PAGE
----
The ATA recommend the use of shields to protect patients from radiation in some diagnostic tests. They also call for the use of radiation to be minimized in dental treatment, and for all patients to be informed about the potential risks of radiation.
Some health conditions or diseases can increase the risk. People with Hashimoto's thyroiditis, Cowden's syndrome, thyroid adenoma and familial adenomatous polyposis have a greater chance of developing thyroid cancer.
Genetic factors can increase the chance of developing medullary thyroid cancer. Around 25 percent of people who develop medullary thyroid cancer have an abnormal gene.
The American Cancer Society say that most people with thyroid cancer do not have a family history of the condition, but when a patient does have a close relative with the disease, they have a higher risk of developing it. Inherited faulty genes and other inherited conditions are thought to play a role.
Lack of iodine in the diet can increase the risk. In the United States, iodine is added to table salt, making a lack of iodine less likely.
The first step will be to examine the patient's neck and throat and to ask questions about the symptoms.
A blood test will measure thyroid function by assessing the levels of specific hormones in the blood.
High levels of thyroxine and triiodothyronine suggest an overactive thyroid gland, while raised levels of thyroid stimulating hormone (TSH) suggest that the thyroid gland is underactive. TSH is produced by the pituitary gland in order to stimulate the thyroid gland. Blood tests are not used to diagnose thyroid cancer but can tell if the thyroid if functioning properly.
Fine-needle aspiration cytology, or a biopsy, involves passing a small needle into the swelling in the patient's neck, to remove a sample of cells for examination under a microscope.
A biopsy will reveal whether a lump is cancerous, and, if so, what type of cancer it is.
If the results are inconclusive, a biopsy may be carried out surgically, to remove a small sample of the thyroid gland to see if it contains cancerous cells.
Many cases of thyroid cancer can be treated and cured through surgery, radioactive iodine or radiotherapy, or a combination of these treatments.
Common types of surgery include:
- Thyroidectomy, the surgical removal of the thyroid gland. If cancer has moved to lymph nodes in the neck, the surgeon may also remove these.
- Lobectomy, or hemithyroidectomy, the surgical removal of one of the lobes of the thyroid gland.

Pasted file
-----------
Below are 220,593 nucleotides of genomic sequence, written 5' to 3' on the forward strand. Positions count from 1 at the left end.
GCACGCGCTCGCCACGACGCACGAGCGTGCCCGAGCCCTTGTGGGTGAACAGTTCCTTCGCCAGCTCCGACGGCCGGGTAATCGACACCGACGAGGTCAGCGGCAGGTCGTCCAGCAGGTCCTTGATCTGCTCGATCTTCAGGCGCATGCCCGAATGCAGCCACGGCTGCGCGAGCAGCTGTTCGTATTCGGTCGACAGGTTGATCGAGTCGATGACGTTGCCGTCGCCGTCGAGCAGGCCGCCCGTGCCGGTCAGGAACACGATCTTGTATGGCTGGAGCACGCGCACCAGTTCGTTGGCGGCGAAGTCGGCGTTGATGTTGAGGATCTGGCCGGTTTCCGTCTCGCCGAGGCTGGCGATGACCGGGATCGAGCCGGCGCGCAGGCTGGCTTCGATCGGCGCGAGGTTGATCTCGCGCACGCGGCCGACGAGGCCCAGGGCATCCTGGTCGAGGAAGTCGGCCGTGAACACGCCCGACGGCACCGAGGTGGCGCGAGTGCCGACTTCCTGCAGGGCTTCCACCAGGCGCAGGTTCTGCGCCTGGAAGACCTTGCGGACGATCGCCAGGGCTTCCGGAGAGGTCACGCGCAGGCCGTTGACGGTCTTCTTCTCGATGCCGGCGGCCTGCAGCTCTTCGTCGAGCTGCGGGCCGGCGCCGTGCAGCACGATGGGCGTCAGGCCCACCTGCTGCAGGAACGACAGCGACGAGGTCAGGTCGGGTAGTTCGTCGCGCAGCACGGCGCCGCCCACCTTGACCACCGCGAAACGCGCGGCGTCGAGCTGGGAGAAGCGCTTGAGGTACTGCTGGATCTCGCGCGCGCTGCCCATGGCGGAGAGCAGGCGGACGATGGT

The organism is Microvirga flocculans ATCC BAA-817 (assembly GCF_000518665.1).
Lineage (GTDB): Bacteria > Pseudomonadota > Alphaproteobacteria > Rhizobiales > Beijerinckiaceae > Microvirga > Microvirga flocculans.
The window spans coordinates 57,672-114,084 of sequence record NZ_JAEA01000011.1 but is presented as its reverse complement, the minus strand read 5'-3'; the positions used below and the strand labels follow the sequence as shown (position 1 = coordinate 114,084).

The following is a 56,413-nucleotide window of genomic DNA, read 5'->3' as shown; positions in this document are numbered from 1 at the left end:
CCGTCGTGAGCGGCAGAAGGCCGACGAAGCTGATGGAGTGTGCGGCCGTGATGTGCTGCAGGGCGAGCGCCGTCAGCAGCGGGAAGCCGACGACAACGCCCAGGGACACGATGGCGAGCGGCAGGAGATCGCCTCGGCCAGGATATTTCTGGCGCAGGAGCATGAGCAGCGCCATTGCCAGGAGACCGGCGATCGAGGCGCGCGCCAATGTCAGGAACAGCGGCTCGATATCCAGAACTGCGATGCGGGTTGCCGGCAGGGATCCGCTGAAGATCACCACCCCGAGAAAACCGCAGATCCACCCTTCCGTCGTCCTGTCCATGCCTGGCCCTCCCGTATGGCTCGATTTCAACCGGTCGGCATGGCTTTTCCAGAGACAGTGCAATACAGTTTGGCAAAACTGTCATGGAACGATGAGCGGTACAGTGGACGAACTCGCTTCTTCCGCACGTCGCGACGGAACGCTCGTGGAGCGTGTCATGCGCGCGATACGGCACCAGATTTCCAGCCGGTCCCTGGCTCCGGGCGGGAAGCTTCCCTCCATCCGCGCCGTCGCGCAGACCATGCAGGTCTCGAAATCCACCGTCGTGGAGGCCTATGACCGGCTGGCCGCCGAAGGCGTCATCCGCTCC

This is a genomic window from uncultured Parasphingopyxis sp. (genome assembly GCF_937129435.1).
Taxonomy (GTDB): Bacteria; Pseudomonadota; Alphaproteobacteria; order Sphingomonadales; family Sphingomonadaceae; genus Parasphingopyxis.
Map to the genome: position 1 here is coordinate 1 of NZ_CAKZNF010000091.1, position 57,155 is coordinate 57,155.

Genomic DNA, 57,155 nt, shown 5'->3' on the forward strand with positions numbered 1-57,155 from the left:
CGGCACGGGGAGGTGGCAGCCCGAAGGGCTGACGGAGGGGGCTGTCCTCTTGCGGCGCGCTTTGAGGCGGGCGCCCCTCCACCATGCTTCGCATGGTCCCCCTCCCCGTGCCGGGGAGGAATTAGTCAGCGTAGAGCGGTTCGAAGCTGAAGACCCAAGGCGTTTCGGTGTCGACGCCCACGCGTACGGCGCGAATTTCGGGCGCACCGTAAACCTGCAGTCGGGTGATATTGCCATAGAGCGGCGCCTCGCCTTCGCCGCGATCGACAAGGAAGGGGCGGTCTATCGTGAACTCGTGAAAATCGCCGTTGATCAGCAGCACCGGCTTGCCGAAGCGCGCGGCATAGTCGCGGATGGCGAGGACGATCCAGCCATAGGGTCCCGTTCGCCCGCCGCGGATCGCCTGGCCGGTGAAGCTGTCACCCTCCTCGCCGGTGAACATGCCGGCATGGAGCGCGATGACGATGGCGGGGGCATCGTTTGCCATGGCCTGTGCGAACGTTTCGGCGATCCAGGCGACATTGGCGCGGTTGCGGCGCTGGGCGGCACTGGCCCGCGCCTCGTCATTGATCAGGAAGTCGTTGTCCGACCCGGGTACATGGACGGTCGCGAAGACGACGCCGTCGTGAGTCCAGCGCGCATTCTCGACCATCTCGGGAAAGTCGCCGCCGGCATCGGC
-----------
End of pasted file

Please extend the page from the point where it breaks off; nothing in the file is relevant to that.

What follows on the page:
Risks of surgery include bleeding, nerve injury, permanent, or temporary hoarseness, breathing problems and rarely the need for tracheotomy, infection and damage to the parathyroid glands.
If the parathyroid glands, which help regulate blood calcium levels, are damaged the patient may need to take calcium supplements. Usually, the parathyroid glands recover after some time.
Thyroid hormone therapy, in the form of hormone replacement medication, will be necessary, if the thyroid gland is completely or partially removed. The patient will need this treatment for the rest of their life, as well as regular blood tests to make sure the hormone levels are adequate.
Radioactive iodine therapy may be needed after surgery, to prevent the thyroid cancer from returning. The patient may need to follow a low-iodine diet two weeks prior to treatment with radioactive iodine. Pregnant women should not receive radioactive iodine treatment.
External radiation therapy, or radiotherapy, is normally only used for medullary or anaplastic thyroid cancers.
Chemotherapy is usually only used to treat anaplastic thyroid cancer that has metastasized, or spread to other parts of the body.
Newer treatments like targeted oral therapies can sometimes be used in later stage thyroid cancers when other treatments are no longer effective.
Survival and recurrence rates depend on the type of thyroid cancer and the stage at diagnosis.
Patients with most types of thyroid cancer can expect a 100 percent 5-year survival rate, if their cancer is diagnosed in the early stages.
If papillary or follicular thyroid cancer are diagnosed in stage IV, the patient has around a 50 percent chance of survival over 5 years. For medullary thyroid cancer, the 5-year chance of survival is 28 percent.
Recent research suggests that despite increases in detection of thyroid cancer, rates of survival are not increasing.